Franklin & Marshall College’s Protest Tree, November 3, 2023. Photo Courtesy of An Bach.
I am writing to share my concerns about administrative censorship of the Protest Tree.
Three senior administrators have been monitoring the Tree and removing signs that they believe fall into one of three categories: hate speech, falsehoods, or signs directed at an individual. One administrator assured me that if I had a concern about an individual sign and wanted it taken down, I should email an image of the sign to the Committee for evaluation. I explained that my concern was instead the existence of a secret administrative committee censoring material on the Tree based on unannounced and unpublished criteria. I have not found any criteria for posting on the Tree in the Student Code of Conduct.
I have learned that two signs have been removed since the outbreak of the Israeli-Hamas war. The Committee removed a sign that accused Israel of bombing a hospital. This was removed because it was considered to be a falsehood.
Another sign – that read “F— Zionists” – was removed by Public Safety without the knowledge of the Committee. What did the Committee do when it learned of Public Safety’s action?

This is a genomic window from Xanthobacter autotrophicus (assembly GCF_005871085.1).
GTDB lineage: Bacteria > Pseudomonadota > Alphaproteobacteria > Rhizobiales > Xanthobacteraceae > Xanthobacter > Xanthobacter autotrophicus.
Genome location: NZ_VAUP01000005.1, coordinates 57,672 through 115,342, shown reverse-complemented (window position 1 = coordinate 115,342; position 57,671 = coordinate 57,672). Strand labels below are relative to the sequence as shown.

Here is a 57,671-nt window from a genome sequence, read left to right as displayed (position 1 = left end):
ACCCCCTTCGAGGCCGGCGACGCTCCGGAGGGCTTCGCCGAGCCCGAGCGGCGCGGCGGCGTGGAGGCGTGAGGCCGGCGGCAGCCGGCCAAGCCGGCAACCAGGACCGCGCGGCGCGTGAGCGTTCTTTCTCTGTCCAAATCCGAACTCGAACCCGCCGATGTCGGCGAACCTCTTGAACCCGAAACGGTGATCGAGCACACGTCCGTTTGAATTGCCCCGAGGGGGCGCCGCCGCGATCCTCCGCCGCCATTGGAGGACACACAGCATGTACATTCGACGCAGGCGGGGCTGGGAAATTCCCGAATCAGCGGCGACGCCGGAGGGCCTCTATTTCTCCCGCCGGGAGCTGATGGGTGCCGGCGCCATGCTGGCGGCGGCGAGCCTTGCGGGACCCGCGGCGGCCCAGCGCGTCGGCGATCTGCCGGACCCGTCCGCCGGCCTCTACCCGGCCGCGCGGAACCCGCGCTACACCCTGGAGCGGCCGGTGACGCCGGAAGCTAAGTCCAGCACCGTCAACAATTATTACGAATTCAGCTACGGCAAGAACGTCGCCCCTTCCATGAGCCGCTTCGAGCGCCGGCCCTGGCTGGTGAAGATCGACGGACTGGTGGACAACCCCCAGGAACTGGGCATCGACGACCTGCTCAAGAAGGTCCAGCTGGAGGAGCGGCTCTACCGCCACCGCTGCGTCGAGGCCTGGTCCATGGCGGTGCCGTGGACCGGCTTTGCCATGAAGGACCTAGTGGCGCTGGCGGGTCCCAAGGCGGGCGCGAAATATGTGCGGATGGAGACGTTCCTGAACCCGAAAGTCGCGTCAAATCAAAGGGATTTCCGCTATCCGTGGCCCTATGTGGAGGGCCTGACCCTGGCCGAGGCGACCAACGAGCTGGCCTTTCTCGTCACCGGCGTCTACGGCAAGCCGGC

No institution of higher education should operate a system of secret censorship.
I therefore respectfully request the following:
The administration should present to all members of the campus community a full written account of the membership, history, and decision-making processes of the Committee. The account should be presented at a DipCon meeting, a meeting of Staff Council, and a faculty meeting.
The College should immediately disband the Committee.
In consultation with representatives of the student body and Faculty, in a spirit of shared governance, the administration should draft a set of guidelines for the Protest Tree in keeping with the College’s Freedom of Expression statement that was endorsed by the Board of Trustees in 2017. Once developed and approved by Faculty Council, Staff Council, and DipCon, the guidelines should be announced publicly, including at a faculty meeting and a DipCon meeting; and mounted in permanent form on the Protest Tree.
M. Alison Kibler
Professor, American Studies and Women’s, Gender, and Sexuality Studies